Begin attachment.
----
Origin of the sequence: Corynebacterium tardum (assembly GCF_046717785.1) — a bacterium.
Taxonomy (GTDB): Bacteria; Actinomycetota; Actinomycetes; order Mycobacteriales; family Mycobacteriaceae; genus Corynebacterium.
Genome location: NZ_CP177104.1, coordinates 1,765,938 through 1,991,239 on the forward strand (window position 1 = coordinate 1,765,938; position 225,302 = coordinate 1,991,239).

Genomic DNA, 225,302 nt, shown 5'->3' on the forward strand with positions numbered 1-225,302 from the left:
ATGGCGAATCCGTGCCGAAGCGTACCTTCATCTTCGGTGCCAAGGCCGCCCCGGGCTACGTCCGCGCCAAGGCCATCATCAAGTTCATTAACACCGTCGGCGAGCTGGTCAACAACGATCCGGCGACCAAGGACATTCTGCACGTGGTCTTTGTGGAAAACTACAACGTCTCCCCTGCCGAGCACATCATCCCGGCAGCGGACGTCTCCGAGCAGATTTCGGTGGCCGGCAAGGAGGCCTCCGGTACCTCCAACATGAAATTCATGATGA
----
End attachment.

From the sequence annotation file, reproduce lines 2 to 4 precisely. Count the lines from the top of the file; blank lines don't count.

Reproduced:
Taxonomy (GTDB): Bacteria; Actinomycetota; Actinomycetes; order Mycobacteriales; family Mycobacteriaceae; genus Corynebacterium.
Genome location: NZ_CP177104.1, coordinates 1,765,938 through 1,991,239 on the forward strand (window position 1 = coordinate 1,765,938; position 225,302 = coordinate 1,991,239).

Genomic DNA, 225,302 nt, shown 5'->3' on the forward strand with positions numbered 1-225,302 from the left: